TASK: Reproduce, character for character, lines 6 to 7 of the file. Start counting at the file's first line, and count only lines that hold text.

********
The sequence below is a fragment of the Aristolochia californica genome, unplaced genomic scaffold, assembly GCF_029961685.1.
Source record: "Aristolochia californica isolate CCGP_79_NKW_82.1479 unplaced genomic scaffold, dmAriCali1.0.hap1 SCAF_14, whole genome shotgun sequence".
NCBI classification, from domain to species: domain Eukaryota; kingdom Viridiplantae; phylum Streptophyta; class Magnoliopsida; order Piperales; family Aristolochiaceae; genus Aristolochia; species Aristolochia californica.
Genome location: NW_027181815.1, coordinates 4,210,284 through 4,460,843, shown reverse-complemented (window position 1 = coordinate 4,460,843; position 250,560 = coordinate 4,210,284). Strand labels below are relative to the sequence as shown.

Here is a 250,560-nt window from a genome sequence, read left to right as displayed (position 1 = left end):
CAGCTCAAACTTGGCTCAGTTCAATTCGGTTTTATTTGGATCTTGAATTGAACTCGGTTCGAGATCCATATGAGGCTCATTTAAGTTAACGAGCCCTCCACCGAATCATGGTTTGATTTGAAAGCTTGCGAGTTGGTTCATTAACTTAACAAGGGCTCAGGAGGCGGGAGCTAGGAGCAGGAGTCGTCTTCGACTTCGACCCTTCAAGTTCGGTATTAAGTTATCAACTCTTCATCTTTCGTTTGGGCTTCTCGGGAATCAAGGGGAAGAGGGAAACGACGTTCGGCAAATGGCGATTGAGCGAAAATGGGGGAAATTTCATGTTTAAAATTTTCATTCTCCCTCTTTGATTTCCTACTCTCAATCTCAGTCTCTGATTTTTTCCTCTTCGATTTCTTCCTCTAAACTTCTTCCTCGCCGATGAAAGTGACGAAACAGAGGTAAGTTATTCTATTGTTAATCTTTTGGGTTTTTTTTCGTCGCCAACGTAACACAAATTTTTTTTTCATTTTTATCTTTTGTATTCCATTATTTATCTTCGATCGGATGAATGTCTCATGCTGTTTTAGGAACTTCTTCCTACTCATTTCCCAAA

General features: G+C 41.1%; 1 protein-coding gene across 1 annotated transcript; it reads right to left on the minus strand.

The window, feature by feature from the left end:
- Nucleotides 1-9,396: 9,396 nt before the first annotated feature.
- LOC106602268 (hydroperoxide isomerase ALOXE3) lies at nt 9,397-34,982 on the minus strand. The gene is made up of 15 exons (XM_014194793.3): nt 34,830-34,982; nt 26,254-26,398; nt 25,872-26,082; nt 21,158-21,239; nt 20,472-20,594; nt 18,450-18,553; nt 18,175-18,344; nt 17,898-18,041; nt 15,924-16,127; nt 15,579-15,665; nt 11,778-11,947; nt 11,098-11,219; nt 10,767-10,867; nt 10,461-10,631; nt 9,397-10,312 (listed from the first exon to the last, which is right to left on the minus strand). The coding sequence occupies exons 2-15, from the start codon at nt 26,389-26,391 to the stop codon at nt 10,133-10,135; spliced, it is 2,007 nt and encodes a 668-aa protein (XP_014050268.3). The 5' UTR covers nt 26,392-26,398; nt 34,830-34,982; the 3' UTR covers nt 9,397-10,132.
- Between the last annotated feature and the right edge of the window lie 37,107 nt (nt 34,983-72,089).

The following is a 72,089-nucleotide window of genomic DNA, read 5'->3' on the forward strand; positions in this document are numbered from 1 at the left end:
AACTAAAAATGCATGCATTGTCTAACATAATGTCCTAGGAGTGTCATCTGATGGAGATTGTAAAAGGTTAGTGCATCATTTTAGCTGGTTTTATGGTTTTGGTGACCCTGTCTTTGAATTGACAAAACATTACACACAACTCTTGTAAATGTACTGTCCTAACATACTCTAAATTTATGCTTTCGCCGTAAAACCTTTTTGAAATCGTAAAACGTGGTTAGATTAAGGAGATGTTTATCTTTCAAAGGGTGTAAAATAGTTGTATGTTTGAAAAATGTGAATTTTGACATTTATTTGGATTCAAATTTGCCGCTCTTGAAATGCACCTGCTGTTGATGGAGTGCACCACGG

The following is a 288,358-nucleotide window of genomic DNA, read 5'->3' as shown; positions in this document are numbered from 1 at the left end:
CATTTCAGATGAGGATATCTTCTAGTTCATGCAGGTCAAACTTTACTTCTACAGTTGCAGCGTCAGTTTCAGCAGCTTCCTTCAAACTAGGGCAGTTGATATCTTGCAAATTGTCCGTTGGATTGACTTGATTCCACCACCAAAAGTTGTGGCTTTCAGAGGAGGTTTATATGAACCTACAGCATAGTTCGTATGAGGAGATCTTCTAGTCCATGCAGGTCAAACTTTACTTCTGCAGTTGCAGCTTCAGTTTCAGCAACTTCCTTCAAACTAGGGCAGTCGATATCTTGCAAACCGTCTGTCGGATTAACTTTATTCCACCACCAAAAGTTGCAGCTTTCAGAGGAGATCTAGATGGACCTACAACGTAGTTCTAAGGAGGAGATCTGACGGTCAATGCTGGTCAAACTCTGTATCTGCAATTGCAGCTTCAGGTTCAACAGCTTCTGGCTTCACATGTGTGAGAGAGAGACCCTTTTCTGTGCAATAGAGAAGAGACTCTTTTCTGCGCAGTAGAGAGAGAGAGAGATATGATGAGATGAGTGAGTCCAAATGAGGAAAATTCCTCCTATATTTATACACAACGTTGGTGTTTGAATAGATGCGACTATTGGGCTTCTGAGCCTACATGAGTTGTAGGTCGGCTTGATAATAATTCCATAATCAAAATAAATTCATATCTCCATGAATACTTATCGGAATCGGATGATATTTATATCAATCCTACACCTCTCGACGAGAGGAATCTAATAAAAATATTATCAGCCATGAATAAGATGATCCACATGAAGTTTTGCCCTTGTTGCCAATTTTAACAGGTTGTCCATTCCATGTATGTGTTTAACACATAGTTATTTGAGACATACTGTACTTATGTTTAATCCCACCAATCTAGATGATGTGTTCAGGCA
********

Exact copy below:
CAGCTCAAACTTGGCTCAGTTCAATTCGGTTTTATTTGGATCTTGAATTGAACTCGGTTCGAGATCCATATGAGGCTCATTTAAGTTAACGAGCCCTCCACCGAATCATGGTTTGATTTGAAAGCTTGCGAGTTGGTTCATTAACTTAACAAGGGCTCAGGAGGCGGGAGCTAGGAGCAGGAGTCGTCTTCGACTTCGACCCTTCAAGTTCGGTATTAAGTTATCAACTCTTCATCTTTCGTTTGGGCTTCTCGGGAATCAAGGGGAAGAGGGAAACGACGTTCGGCAAATGGCGATTGAGCGAAAATGGGGGAAATTTCATGTTTAAAATTTTCATTCTCCCTCTTTGATTTCCTACTCTCAATCTCAGTCTCTGATTTTTTCCTCTTCGATTTCTTCCTCTAAACTTCTTCCTCGCCGATGAAAGTGACGAAACAGAGGTAAGTTATTCTATTGTTAATCTTTTGGGTTTTTTTTCGTCGCCAACGTAACACAAATTTTTTTTTCATTTTTATCTTTTGTATTCCATTATTTATCTTCGATCGGATGAATGTCTCATGCTGTTTTAGGAACTTCTTCCTACTCATTTCCCAAA

General features: G+C 41.1%; 1 protein-coding gene across 1 annotated transcript; it reads right to left on the minus strand.